Croc Festival

cairns-west-state-school-weipa-06The Croc Festival® is bigger than ten bears. The oval at the Western Cape College in Weipa is a sea of colour, the air thick with anticipation. Twelve hundred kids from all over Cape York and beyond have descended on the town to get a taste of the big, wide world.

Heroic tales abound of students being choppered off islands too small to take a light plane so that they can make it to the festival. The hardy crew from Bwgcolman Community School on Palm Island spent many long hours in a bus traveling on some pretty dodgy roads to get here. Back in 1999, the mob from Coonamble High School in New South Wales clocked up 5,200 kilometres making the road trip to the Weipa Croc Festival®. This is a big bash and no-one wants to miss out.

The theme of the festival is ‘100% In Control’. It’s a reference to moving beyond alcohol and drugs to take part in all that life has to offer, but there are no heavy-handed messages or guilt trips here. This whole event exudes a wonderfully contagious spirit of energy and adventure.

The Croc Festival® is all about having a go. The tennis court at the Western Cape College is not quite as flash as the one at the All England Lawn Tennis and Croquet Club – Wiradjuri woman Evonne Goolagong-Cawley would know, because she has twice won the world’s premier tennis event on the venerable Wimbledon courts. But today she’s at Weipa, all patience and smiles as she volleys with students from Lockhart River and Badu Island.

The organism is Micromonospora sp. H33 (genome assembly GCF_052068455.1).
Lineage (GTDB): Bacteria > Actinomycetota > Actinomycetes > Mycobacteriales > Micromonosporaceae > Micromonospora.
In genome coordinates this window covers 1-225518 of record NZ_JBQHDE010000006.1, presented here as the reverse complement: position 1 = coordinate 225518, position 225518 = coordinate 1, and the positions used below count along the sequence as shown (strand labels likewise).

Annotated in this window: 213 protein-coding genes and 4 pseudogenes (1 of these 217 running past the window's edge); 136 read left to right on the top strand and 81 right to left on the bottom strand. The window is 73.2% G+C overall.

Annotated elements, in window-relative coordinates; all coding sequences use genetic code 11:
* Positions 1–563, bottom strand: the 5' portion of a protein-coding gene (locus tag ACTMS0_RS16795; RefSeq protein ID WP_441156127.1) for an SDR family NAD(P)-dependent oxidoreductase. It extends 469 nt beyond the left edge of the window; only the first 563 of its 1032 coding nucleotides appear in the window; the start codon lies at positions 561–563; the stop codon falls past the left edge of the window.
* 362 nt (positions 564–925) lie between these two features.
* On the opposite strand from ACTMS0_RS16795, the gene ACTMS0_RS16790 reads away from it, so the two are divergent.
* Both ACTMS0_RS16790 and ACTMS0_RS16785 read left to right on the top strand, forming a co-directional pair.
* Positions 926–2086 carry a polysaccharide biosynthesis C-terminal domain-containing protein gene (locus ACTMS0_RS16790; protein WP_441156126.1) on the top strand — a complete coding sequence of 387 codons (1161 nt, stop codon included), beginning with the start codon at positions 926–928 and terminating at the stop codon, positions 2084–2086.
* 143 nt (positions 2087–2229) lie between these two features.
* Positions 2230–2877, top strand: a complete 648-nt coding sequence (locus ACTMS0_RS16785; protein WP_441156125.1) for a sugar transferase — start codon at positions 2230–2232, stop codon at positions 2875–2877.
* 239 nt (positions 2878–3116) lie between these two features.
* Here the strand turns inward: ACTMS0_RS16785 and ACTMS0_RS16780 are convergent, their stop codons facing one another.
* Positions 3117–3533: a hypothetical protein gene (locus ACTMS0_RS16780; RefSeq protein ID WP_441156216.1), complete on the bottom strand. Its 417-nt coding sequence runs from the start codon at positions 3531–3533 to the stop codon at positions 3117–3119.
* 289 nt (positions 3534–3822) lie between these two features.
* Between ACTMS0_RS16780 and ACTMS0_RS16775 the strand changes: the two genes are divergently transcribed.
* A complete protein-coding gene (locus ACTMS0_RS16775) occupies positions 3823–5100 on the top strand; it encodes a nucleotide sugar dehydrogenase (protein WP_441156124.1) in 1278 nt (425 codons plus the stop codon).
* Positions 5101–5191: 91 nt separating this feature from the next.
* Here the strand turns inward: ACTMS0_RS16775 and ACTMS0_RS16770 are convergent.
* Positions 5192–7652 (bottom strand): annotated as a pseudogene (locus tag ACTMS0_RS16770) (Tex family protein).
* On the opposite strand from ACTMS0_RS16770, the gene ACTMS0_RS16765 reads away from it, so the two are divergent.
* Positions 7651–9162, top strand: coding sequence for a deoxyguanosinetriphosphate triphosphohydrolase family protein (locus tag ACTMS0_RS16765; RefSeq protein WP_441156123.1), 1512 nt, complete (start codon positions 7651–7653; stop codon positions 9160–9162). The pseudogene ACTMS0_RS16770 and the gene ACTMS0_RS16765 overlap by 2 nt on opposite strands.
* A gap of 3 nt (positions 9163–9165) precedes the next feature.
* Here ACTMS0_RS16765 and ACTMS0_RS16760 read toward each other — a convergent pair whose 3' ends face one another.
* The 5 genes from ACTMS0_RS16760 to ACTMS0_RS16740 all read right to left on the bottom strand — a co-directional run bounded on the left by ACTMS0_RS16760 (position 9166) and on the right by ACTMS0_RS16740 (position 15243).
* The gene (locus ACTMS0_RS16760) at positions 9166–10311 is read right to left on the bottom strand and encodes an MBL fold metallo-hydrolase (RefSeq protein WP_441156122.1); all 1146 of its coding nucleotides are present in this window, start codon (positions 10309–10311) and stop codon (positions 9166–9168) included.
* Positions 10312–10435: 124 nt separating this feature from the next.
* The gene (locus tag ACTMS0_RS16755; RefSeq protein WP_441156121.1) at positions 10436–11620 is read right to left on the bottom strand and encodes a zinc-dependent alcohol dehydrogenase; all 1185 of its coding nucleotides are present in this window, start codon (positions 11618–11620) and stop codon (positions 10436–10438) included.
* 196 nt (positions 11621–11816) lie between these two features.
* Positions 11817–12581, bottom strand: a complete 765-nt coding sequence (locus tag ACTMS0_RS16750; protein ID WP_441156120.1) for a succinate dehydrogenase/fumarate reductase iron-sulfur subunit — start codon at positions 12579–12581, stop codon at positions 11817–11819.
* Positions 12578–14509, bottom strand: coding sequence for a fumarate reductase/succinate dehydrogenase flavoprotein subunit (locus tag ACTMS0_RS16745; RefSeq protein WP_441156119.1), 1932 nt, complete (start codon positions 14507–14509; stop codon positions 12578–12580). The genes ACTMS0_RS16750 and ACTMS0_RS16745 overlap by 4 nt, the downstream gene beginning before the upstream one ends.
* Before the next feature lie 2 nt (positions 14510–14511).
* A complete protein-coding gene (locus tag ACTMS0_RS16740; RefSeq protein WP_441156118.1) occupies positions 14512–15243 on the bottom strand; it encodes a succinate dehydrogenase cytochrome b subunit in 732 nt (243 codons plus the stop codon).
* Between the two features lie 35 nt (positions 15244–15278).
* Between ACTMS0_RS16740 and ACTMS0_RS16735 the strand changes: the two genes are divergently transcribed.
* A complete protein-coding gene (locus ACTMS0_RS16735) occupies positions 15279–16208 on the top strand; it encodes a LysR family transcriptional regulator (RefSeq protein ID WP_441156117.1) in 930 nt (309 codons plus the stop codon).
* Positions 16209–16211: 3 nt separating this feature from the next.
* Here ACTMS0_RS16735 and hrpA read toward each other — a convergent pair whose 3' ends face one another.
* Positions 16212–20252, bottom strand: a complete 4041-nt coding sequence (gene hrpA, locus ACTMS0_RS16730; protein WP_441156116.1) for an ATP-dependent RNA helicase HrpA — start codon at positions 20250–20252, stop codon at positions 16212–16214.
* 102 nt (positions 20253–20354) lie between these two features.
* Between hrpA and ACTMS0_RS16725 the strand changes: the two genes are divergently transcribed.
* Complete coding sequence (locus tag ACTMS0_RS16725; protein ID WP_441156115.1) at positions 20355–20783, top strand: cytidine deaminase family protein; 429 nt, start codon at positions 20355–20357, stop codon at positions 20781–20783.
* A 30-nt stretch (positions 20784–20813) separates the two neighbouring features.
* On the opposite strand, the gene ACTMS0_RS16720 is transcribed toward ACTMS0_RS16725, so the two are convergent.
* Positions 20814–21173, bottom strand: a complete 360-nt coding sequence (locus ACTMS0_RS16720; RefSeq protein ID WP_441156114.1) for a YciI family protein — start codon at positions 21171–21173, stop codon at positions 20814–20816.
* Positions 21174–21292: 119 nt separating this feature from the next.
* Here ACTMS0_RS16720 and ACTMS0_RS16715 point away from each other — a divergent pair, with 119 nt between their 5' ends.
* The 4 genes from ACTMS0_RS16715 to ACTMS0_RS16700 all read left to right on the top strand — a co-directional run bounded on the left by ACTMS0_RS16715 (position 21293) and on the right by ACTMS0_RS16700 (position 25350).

In the few minutes I watched, I didn’t see any obvious stars of the future – though Evonne says she’s spotted some real talent at these events. What I did see was kids having a crack. The pursuit of excellence surely begins with the confidence to give things a try, and that’s what the Croc Festival® supplies in abundance.

At the ‘I Want To BeTM‘ workshop, students are having their photo taken for their ‘Passport to Success’. The kids select from a wide range of possible future vocations, and receive their ‘passport’, which proclaims them a doctor, emergency worker or hairdresser – anything they can dream of.

On the back of the card is a brief job description and a reminder of the educational qualifications that the students must pursue to realise their dream. Here at the Croc Festival®, connections are made between going to school and realising a career ambition. School is linked to real life, and suddenly, it all makes sense.yarrabah-state-school-weipa-06

Olympic champion Kyle Vander Kuyp is here, telling kids with eyes like saucers that they can be anything they want to be. He relates easily to the young students as they hang on his every word, and then poke disbelievingly at the muscles on his calves. “You can be like this too,” he says, with some friendly advice to be careful about the food they eat. The positive energy in the room is palpable. Hurdles are only there to be jumped.

The tents around the oval bristle with information about career opportunities for these enthusiastic young people. Comalco, Centrelink, Queensland Police, James Cook University and the Cape York Land Council are just a few of the organisations here that can expand the horizons of kids from small communities.